YARTHS – sounds like pirate talk, but it’s the acronym for Yet Another Reason to Homeschool and insha’Allah will often pop up on this blog.
Today’s reason is that the search for knowledge can be a geographic search, depending obviously upon family circumstances.
Prophet Mohamed (SAWS) said “Seek knowledge even if you travel to China.” This inspired the Moroccan traveler Ibn Battuta, who spent a lifetime traveling in Asia and Africa in the 14th century CE.
The Imax movie Road to Mecca is a great introduction to his life and travels.
So, for a Muslim homeschooling family, which three countries would be the best to visit?
I’m opting for Saudi Arabia, Egypt, and Morocco.
It would be great to go on Umrah as a family so children can learn about their faith and be prepared for the Hajj they will insha’Allah make as adults.
Egypt has been on my must see list since I was a teenager, and I’m still waiting … this would be a great place to visit for homeschooling to learn more about Islam, science, agriculture, engineering and construction, history, and art. And not to forget the marine life on the Red Sea.
Morocco would give children first-hand exposure to agriculture, crafts such as leatherwork, dyeing, silversmithing, zellig tilework, weaving, decorative trim for clothing, and of course cookery. Old cookery books from the time of the Caliphs in Baghdad have survived but the everyday cooking in Morocco today is closest to these old recipes than anywhere else.
Of course learning while traveling as a family takes some discipline on everyone’s part. One of the families on my guest list spent a year in Morocco and I’m looking forward to their insights.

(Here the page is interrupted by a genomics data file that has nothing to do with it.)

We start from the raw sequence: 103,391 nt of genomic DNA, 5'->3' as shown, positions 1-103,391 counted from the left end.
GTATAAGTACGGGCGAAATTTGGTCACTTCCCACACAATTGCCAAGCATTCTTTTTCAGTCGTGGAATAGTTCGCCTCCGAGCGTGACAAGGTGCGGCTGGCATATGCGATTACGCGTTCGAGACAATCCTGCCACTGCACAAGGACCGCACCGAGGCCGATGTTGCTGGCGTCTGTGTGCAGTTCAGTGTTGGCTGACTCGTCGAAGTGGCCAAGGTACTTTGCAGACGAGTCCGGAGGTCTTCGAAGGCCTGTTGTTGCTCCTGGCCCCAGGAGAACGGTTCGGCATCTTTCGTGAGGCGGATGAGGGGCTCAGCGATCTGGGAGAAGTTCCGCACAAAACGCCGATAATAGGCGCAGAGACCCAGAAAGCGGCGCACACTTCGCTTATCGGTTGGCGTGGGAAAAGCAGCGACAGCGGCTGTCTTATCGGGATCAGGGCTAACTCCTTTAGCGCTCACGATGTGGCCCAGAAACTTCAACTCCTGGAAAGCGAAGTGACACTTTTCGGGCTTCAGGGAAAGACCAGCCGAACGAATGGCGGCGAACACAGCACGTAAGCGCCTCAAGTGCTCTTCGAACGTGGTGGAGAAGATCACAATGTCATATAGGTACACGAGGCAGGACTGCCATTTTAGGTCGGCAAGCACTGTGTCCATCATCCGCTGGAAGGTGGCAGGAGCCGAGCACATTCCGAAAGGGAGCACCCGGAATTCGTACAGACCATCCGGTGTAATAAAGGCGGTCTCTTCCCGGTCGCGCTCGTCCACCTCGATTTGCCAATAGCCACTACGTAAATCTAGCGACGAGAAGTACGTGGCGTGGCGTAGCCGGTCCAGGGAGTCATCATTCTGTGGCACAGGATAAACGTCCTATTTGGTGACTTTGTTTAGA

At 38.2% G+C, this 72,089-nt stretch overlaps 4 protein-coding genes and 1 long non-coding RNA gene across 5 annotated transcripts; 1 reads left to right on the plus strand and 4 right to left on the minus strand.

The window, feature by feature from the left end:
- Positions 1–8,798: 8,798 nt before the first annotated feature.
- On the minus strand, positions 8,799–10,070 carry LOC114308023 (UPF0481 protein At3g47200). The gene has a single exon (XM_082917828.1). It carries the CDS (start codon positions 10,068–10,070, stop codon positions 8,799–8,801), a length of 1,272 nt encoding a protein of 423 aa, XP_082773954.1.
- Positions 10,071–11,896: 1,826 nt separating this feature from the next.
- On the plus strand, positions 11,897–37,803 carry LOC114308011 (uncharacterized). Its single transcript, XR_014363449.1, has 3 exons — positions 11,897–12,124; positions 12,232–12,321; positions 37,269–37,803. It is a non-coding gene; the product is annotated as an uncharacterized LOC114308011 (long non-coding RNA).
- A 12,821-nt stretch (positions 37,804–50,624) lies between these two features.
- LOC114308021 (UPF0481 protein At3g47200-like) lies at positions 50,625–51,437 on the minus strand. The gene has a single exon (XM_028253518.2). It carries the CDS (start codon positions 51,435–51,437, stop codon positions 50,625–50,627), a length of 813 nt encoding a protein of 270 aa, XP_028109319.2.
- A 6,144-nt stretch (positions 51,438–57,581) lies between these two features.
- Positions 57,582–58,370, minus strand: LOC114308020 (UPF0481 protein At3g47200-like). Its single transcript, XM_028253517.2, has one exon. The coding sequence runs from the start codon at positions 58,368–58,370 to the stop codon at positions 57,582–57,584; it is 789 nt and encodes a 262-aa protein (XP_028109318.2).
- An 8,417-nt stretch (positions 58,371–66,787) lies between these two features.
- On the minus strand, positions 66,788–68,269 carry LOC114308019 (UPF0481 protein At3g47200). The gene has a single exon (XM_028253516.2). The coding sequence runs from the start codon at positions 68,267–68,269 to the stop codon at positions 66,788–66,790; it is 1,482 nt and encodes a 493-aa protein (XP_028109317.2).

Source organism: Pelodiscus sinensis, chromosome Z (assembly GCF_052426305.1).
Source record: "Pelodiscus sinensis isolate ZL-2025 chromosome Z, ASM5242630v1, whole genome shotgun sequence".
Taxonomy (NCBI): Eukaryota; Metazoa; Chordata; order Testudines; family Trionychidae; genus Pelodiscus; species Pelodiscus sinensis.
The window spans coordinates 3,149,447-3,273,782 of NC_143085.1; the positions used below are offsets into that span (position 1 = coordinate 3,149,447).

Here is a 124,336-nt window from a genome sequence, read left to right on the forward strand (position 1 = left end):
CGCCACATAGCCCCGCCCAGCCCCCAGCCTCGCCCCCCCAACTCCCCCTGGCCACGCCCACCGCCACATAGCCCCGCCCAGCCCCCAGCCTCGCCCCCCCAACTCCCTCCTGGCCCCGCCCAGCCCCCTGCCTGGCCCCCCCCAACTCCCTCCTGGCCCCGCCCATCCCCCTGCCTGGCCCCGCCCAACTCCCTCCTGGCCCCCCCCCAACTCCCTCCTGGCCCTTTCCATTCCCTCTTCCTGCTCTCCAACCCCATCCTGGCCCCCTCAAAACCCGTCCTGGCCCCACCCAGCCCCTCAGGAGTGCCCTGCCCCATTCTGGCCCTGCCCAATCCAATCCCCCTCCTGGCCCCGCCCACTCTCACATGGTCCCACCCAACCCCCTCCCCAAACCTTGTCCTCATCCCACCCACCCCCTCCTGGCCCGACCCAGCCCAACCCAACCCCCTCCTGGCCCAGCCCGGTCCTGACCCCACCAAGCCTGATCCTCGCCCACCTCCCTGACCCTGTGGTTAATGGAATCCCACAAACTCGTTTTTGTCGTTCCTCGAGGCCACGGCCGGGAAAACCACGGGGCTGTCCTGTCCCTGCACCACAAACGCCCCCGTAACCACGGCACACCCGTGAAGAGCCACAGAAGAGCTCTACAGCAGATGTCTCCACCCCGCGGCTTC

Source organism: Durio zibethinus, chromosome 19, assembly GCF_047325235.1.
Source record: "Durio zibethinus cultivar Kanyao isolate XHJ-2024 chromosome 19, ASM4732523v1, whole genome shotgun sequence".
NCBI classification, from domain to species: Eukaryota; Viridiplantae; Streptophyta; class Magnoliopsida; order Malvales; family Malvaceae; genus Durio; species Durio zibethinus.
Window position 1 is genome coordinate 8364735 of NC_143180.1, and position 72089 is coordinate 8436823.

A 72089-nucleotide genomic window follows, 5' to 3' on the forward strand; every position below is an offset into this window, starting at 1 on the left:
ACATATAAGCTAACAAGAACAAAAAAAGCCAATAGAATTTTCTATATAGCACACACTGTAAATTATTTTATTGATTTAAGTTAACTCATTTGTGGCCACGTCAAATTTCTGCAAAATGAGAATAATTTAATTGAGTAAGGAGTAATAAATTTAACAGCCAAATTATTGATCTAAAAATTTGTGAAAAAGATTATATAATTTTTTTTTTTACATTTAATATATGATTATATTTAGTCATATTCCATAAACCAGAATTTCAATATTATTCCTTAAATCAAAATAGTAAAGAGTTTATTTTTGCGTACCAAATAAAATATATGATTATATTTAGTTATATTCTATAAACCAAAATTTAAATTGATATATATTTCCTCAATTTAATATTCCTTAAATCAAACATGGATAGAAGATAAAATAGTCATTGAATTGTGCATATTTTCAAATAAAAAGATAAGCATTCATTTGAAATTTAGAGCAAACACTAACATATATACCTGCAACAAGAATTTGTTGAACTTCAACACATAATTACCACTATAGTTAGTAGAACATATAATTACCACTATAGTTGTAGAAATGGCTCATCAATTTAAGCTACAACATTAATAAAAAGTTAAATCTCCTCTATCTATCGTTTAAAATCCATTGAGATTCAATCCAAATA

So, which three countries would YOU pick, and why?
We just spent three days in Vancouver. That counts as travel, since it involved traveling on busses, the SkyTrain, and two ferries. And although we’re still in British Columbia, there is a difference in culture and surroundings, compared to the Island.
At the Aquarium I was surprised that the vast majority of children were toddlers. As a child I loved the Aquarium in Brighton and insisted on a visit at least once a year. During the visit there were times when I felt unsure that our young sprout was taking much in, but when we came home and read I’m the Biggest Thing in the Ocean, it was clear that he had taken a lot on board.
The challenges of educational travel are threefold:
- Make sure no one gets lost or left behind and hopefully no luggage or belongings go astray either
- Getting children to participate and be engaged by what they are visiting rather than aimlessly rushing around playing chasing games
- Getting children to even see what you came to see. This is a bigger issue with older children and teens. I’ve done trips where the theme t-shirt should have been “We went to Niagara Falls and my parents made me get out of the car.”
How do you cope? You don’t have to be homeschooling to answer this one — any and all input is welcome. Let’s get a dialogue going and come up with some travel tips.